DUNEDIN — Twenty low-income families and individuals will have a place to call home when the Dunedin Housing Authority opens the Fairway Gardens housing complex next month.
The development, which is a mix of affordable housing and subsidized public housing, is in Clearwater on N Lady Mary Drive east of downtown. It's the first property that the authority has operated since its last complex was demolished in 2004.
Why is the Dunedin Housing Authority creating affordable housing in Clearwater? The authority says it searched a long time but couldn't find any multi-unit buildings in its price range within the Dunedin city limits. Its jurisdiction includes a 10-mile radius around Dunedin.
Officials say Fairway Gardens meets a need created by a slumping economy and foreclosures. The 20-unit complex's already has 75 applicants.
"I think there's always a need for affordable housing, especially in these current economic times," said Housing Authority spokeswoman Audra Butler.
In 2004, the Housing Authority demolished Highlander Village, a 30-year-old public housing complex, because it couldn't afford to repair the asbestos- and lead paint-laden walls. The residents were issued Section 8 vouchers and were relocated.
Habitat for Humanity bought the vacant land in 2005 and is constructing affordable townhomes there.
The authority used proceeds from that sale, as well as funds from the U.S. Department of Housing and Urban Development, to buy the two 10-unit buildings in Clearwater for $730,000 last October.
Each building contains six 650-square-foot, one-bedroom, one-bath units and four 750-square-foot units with two bedrooms and one bathroom.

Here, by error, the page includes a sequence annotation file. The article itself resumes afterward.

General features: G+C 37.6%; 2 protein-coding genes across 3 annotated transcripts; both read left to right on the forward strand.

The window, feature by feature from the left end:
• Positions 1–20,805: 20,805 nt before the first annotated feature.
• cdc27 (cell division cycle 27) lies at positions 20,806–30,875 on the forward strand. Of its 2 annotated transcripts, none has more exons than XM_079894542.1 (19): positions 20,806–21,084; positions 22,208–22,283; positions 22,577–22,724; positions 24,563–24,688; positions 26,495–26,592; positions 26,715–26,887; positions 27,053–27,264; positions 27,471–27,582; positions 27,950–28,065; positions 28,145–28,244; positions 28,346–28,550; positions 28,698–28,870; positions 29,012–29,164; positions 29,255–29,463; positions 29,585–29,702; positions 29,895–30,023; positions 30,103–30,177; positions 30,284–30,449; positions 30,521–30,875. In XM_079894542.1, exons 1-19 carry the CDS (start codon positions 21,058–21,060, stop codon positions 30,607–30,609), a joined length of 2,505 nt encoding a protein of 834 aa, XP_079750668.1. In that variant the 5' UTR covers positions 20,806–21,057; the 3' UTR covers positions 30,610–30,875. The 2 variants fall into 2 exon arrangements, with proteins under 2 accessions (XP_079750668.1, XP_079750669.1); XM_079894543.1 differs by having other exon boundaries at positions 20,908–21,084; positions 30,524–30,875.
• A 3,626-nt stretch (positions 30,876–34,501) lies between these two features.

Butler said the authority has spent about $120,000 so far upgrading appliances and air conditioning systems, painting and doing other renovations.
Fifteen of the units are designated as public housing, and five are considered affordable housing.
"Staff currently is in the process of reviewing and qualifying applications," Butler said. "We hope to get the first public housing resident into Fairway Gardens in the beginning of May."
Rent for public housing residents will equal about 30 percent of their adjusted monthly income, Butler said.
The five two-bedroom affordable housing units each will rent below market value at $675 a month. Those units are to be leased on a first-come, first-served basis to applicants who meet income limits, with preference given to people who live or work in Dunedin.
Folks who used to live at Highlander Village also are encouraged to apply.
Bob Ironsmith, Dunedin's Community Redevelopment Agency and economic development director, said Fairway Gardens is right on time. A high foreclosure rate, stricter eligibility requirements for financing and high unemployment have caused a dramatic increase in the number of people seeking affordable housing.
However, officials said housing options are in short supply, and waiting lists for several public housing developments in the area are closed or astronomically long.
"There certainly seems to be a pretty strong demand for rentals, so I really think it's going to fit a good niche," Ironsmith said.
In addition to low-income families and seniors on fixed incomes, officials say Mease Dunedin Hospital, a major employer, has noted the need for affordable housing for its service employees.
Keyonna Summers can be reached at firstname.lastname@example.org or (727) 445-4153.